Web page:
“If Tessa had come to you yesterday and told you the same thing, would you have still married her?” Adam went on.
“Yes,” Joe nodded, confused now.
“And if she had told you this morning, before Pa had the chance, you’d have still married her.”
“Yes,” Joe agreed. “Adam, where are you going with this?”
“Joe, deep down, you knew all along that you weren’t in love with Tessa, didn’t you?” Adam asked, gently.
Sighing, Joe ducked his head and nodded. “Yes,” he replied, almost inaudibly.
“But if you had been caught up in the joyful celebrations surrounding Tessa’s remarkably recovery, you wouldn’t have had the time to think that you have had today. And, too late, you’d have discovered the truth once you were safely caught. It’s only because of the circumstances today that you have realized that your feelings are not what you thought they were.” Adam searched his brother’s face. “If Tessa herself had told you the truth, you and she might have had a chance together. Because you found out about her deceit, it made you think – and the truth will out, as the saying goes.”
There was a long silence, as no one could think of anything to say. At last, Ben stirred. “I think we should get an early night and be away from here by first light,” he suggested. “I just hope Tessa is all right, wherever she is.”
As they rose to go upstairs, Caldwell paused for a moment to look out of the door. It was bitterly cold and he felt a pang of remorse that his actions had caused his daughter to run away and be lost somewhere on that cold, dark night.
As he went up to lie sleeplessly on his bed, Caldwell wondered if he would ever be able to make it up to Tessa.
Although exhausted, cold and hunger woke Tessa a few hours later. Shivering, she wrapped her arms around herself to try and keep warm. Tessa had never really been cold before. She had lived a fairly sheltered, cosseted life and on bitterly cold, snowy days, had not been encouraged to go outside. Tessa had erroneously assumed that the outfit she was wearing would keep her warm even during the coldest weather, but she had never experienced cold like this and even her tweed suit – fashionable, but impractical – could keep it out.
At last, she remembered that she had other clothing with her and fumbled with the clasp of her valise. Dragging out almost everything she owned, she put on another couple of pairs of stockings over her shoes, wishing that they were woolen, and tugged on blouses and sweaters. The bulky layers of clothes were uncomfortable, but she did feel warmer.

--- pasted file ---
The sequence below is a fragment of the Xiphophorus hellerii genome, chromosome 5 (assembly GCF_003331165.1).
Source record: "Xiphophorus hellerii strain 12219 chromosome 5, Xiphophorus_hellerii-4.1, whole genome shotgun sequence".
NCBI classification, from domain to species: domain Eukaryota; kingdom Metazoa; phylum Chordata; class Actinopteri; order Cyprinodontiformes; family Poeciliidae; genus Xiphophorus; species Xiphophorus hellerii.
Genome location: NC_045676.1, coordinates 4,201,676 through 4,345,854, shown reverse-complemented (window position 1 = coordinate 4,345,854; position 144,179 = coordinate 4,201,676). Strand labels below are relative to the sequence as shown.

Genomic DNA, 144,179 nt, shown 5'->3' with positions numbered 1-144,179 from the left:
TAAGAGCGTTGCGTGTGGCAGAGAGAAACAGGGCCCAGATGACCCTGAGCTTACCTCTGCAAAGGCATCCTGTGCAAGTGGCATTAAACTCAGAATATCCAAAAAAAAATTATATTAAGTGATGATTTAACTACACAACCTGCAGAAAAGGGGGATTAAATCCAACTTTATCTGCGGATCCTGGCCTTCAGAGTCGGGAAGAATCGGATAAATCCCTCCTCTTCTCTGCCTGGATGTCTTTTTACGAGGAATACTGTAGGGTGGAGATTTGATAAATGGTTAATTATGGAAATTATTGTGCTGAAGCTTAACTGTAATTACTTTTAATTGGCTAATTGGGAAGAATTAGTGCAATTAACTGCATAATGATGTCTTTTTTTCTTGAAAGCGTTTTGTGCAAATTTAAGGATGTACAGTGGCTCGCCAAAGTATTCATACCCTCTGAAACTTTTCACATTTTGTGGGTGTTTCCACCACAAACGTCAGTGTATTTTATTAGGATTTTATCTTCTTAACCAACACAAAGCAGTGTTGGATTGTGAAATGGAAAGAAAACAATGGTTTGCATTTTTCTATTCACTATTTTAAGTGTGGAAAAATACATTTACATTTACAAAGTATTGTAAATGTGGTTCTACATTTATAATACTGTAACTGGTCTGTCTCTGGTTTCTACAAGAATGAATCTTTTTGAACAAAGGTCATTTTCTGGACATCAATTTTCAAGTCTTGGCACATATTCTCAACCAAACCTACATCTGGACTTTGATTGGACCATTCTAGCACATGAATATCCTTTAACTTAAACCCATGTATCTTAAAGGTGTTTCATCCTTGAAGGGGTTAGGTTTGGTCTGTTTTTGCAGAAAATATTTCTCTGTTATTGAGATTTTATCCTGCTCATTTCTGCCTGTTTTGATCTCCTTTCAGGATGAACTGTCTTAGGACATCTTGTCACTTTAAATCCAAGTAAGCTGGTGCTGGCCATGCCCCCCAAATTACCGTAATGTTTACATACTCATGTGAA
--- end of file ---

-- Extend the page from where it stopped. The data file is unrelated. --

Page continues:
“I wish I knew how to build a fire,” Tessa muttered aloud and thought how lonely her voice sounded. At once, she wanted to cry.
Despite her determination not to weep and wail, Tessa couldn’t help crying over her situation. That she had got herself into this mess didn’t help. Drying her tears at length, Tessa forced herself to think about what she had done, agreeing to fool Joe simply to marry him.
The more she thought about it, the more ashamed Tessa became. She wasn’t by nature a deceitful girl, but all her life she had been taught that it was her place to do as she was told, first by her father, then by Lon and finally by the man she married. Tessa had tried very hard to do that and outright rebellion was alien to her nature. But she was also honest and had found it repugnant to lie to everyone. Tessa knew that if she hadn’t run away, she would have probably told Joe the truth by now. No matter how dreadful the repercussions were, she would be glad to have the weight of the lie off her conscience.
Frightened, alone, remorseful and cold, sleep didn’t come easily to Tessa Caldwell that night. Bleakly, she wondered if this was Purgatory.
It was no problem to have everyone ready to leave at first light. No one had got much sleep. Bundled into warm jackets and carrying extra blankets, they mounted up in the chilly pre-dawn light and rode slowly from the yard. It had been agreed that they would split into three search parties; Ben and Mr. Caldwell, Hoss and Lon and Adam and Joe.
There was no talk as they went their separate ways. None of them knew what they would find – if they found Tessa at all. The dangers she had faced alone all night were very real and very obvious to the Cartwrights at least.
“This is all my fault, isn’t it, Adam?” Joe asked, once they were out of sight of the others.
“No its not!” Adam returned sharply. “How could it be your fault that Tessa ran away?”
“Everything is my fault,” Joe objected. “It was my bullet that blinded her. This is all because of that, so it’s my fault.”
“Joe, it was an accident,” Adam reminded him. “Your bullet ricocheted. You didn’t mean to shoot her, did you?”
“No, of course not! I was aiming for the mountain lion!” Joe hunched deeply into his coat. “And even then it got away.”
“And if you hadn’t fired at it, what would have happened?” Adam persisted.
After a moment of thought, Joe offered, “It would have landed on the Caldwells’ wagon.”
“Would that have been any better?” Adam asked.
“What happened to Tessa was bad, Joe, but at least she escaped with her life. Now, she can see again. Keep things in perspective. This was an unfortunate chain of events caused by an accident, and don’t you forget that!” Adam reached over and squeezed Joe’s shoulder. “You’ve got nothing to blame yourself for, Joe.”
The sincerity in those dark eyes went a long way to lightening the burden of guilt that Joe had been carrying around all night. He smiled. “Thanks, Adam.”